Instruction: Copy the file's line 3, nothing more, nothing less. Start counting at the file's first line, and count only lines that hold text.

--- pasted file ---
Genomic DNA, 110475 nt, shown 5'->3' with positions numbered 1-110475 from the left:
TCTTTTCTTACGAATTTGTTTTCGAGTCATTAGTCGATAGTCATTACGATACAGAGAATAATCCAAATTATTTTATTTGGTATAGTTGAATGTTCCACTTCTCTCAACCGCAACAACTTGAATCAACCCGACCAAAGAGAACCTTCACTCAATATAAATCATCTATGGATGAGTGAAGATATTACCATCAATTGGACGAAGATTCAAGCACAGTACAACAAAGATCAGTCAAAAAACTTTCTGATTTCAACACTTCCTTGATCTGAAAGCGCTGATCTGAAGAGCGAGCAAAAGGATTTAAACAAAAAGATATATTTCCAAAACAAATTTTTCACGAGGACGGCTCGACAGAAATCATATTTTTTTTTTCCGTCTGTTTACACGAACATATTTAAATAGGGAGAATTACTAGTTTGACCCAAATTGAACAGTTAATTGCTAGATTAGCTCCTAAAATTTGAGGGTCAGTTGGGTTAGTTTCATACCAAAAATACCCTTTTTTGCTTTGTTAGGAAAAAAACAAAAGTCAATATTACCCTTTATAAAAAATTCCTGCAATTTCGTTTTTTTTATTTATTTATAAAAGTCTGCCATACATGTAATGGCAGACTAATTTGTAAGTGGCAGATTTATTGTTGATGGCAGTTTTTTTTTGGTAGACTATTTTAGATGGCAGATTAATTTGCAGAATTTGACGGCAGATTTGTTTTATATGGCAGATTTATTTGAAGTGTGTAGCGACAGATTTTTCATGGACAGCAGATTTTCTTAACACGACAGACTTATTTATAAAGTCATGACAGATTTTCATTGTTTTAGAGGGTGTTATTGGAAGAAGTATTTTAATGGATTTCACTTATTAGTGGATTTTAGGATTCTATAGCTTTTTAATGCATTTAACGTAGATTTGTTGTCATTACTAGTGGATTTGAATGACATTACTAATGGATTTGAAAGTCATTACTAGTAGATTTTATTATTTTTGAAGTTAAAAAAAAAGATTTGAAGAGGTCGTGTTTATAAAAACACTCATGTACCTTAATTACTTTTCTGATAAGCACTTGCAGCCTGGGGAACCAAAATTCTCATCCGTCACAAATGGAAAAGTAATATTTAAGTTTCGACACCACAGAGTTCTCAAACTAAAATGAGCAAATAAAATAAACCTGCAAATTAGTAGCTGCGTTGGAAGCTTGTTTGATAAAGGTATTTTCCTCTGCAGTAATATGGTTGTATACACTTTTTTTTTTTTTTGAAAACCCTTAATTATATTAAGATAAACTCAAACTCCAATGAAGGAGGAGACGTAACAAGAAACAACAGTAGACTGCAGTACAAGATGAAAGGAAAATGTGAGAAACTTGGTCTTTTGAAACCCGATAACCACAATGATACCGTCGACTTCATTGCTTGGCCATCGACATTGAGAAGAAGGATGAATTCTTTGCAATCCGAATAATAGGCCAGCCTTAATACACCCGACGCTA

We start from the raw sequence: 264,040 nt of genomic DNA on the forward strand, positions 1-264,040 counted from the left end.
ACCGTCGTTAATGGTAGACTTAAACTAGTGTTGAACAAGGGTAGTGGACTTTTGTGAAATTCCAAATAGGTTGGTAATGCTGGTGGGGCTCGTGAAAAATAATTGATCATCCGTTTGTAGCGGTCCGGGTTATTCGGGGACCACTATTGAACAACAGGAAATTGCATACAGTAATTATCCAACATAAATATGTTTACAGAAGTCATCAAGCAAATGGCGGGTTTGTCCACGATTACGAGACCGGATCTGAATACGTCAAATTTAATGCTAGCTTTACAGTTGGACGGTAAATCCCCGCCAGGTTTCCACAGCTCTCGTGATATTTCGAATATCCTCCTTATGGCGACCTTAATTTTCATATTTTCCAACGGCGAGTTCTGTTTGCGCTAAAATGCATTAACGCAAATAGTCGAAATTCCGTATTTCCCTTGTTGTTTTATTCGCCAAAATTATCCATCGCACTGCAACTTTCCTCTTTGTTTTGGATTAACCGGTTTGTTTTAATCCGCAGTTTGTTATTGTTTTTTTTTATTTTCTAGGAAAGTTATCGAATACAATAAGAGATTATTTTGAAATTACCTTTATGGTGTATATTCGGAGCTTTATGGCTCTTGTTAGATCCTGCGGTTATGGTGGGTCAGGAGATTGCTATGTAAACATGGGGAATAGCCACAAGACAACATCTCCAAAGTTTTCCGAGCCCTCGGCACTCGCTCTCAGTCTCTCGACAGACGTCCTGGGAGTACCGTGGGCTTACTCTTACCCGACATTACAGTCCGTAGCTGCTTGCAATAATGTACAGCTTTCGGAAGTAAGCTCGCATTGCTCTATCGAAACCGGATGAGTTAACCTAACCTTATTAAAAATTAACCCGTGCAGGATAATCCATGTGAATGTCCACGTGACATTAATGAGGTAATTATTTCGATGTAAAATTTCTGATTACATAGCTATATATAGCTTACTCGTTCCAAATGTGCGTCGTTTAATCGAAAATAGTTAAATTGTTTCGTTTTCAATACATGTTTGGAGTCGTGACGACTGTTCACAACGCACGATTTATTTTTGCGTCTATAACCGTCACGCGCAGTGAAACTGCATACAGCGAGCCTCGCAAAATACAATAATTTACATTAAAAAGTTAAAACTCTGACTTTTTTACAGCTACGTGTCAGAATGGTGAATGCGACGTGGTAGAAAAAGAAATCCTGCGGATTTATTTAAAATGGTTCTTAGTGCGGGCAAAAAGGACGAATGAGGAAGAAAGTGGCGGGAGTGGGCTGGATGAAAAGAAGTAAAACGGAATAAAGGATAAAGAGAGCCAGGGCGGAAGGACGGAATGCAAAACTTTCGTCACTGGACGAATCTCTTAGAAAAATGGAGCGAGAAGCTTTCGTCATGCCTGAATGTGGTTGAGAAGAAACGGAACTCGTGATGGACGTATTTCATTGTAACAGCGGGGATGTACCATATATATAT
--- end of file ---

We start from the raw sequence: 264,040 nt of genomic DNA on the forward strand, positions 1-264,040 counted from the left end.